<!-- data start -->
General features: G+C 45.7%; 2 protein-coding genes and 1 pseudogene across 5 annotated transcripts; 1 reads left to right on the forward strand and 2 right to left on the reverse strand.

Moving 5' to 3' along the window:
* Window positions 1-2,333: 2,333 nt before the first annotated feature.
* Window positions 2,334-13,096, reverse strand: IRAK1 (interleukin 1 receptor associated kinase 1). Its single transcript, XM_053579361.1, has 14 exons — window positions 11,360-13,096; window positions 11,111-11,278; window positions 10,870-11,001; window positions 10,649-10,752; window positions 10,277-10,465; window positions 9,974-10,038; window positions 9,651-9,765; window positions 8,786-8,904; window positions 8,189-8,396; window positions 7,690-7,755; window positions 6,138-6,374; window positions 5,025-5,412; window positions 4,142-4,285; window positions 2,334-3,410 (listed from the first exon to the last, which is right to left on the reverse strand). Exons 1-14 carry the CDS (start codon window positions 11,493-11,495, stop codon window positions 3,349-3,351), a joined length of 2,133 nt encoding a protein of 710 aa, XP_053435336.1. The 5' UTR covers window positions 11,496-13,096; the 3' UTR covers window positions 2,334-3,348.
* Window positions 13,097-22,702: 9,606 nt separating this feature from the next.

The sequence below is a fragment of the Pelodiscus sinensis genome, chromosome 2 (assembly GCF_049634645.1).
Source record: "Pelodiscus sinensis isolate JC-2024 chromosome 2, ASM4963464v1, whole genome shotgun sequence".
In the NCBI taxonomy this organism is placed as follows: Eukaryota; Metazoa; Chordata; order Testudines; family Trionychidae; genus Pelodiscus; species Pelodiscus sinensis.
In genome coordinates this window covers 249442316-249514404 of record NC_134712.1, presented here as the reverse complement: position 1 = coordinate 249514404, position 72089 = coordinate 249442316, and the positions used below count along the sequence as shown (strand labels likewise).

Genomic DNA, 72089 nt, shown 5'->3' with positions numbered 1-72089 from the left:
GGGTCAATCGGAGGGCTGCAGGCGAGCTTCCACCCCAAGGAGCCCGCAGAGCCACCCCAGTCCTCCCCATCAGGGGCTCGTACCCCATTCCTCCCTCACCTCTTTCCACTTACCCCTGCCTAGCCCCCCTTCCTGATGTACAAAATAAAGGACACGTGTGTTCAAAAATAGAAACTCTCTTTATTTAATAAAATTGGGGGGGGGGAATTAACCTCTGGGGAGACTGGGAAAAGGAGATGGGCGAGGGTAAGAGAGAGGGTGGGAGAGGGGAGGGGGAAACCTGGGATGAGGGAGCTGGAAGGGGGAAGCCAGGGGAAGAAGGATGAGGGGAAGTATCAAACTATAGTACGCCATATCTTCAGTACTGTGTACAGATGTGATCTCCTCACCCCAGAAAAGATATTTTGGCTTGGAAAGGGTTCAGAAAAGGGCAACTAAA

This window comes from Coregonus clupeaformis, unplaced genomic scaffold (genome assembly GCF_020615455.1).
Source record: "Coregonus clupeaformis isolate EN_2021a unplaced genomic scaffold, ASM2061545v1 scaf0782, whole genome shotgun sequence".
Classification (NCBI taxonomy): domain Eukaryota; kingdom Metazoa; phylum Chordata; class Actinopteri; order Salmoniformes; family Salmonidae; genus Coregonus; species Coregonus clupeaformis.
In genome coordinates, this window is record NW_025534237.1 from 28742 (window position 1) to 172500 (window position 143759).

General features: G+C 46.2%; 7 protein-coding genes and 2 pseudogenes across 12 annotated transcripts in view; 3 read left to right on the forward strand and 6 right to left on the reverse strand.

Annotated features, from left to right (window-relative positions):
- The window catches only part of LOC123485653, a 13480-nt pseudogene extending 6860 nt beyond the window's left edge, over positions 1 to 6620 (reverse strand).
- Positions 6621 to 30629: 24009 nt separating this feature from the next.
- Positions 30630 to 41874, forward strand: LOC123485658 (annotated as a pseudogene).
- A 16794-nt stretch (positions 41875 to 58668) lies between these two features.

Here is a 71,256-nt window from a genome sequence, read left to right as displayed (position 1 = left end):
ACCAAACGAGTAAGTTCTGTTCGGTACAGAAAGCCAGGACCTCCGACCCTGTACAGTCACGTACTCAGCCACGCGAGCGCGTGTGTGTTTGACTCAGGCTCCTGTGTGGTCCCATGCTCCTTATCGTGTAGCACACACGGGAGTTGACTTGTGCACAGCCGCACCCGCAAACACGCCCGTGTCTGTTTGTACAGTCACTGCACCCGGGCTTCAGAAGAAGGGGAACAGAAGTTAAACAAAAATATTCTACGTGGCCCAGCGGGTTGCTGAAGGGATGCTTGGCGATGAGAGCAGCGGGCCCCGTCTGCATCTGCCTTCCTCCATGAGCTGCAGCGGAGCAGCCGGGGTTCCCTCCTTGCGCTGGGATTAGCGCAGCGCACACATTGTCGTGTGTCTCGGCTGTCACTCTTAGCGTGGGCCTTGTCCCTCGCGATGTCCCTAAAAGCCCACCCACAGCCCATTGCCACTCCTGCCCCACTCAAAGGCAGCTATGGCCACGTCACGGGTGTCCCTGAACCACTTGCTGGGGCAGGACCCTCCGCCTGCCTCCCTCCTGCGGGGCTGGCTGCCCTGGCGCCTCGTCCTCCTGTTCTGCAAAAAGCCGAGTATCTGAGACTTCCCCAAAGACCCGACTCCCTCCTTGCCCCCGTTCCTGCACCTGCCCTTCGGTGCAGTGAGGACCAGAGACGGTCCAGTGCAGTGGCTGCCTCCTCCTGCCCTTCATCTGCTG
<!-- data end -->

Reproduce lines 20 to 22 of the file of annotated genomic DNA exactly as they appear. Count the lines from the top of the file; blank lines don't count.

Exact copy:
- Positions 30630 to 41874, forward strand: LOC123485658 (annotated as a pseudogene).
- A 16794-nt stretch (positions 41875 to 58668) lies between these two features.

Here is a 71,256-nt window from a genome sequence, read left to right as displayed (position 1 = left end):